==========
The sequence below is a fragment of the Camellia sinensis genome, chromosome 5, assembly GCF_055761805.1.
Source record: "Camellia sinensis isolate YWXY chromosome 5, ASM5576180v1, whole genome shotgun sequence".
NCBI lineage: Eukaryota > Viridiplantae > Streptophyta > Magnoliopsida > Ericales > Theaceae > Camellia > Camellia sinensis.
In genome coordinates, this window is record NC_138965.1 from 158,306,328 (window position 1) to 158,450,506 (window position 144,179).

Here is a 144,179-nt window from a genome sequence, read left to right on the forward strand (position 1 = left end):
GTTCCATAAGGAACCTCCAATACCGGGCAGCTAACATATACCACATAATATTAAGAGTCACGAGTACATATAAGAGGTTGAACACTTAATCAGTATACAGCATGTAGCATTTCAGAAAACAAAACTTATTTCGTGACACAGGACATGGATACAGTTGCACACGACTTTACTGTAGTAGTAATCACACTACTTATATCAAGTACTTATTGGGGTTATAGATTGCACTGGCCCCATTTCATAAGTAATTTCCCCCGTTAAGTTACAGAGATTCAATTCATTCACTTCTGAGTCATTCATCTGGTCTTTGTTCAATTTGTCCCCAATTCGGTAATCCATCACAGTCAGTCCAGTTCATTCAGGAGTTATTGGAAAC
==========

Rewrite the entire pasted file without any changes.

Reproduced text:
The sequence below is a fragment of the Camellia sinensis genome, chromosome 5, assembly GCF_055761805.1.
Source record: "Camellia sinensis isolate YWXY chromosome 5, ASM5576180v1, whole genome shotgun sequence".
NCBI lineage: Eukaryota > Viridiplantae > Streptophyta > Magnoliopsida > Ericales > Theaceae > Camellia > Camellia sinensis.
In genome coordinates, this window is record NC_138965.1 from 158,306,328 (window position 1) to 158,450,506 (window position 144,179).

Here is a 144,179-nt window from a genome sequence, read left to right on the forward strand (position 1 = left end):
GTTCCATAAGGAACCTCCAATACCGGGCAGCTAACATATACCACATAATATTAAGAGTCACGAGTACATATAAGAGGTTGAACACTTAATCAGTATACAGCATGTAGCATTTCAGAAAACAAAACTTATTTCGTGACACAGGACATGGATACAGTTGCACACGACTTTACTGTAGTAGTAATCACACTACTTATATCAAGTACTTATTGGGGTTATAGATTGCACTGGCCCCATTTCATAAGTAATTTCCCCCGTTAAGTTACAGAGATTCAATTCATTCACTTCTGAGTCATTCATCTGGTCTTTGTTCAATTTGTCCCCAATTCGGTAATCCATCACAGTCAGTCCAGTTCATTCAGGAGTTATTGGAAAC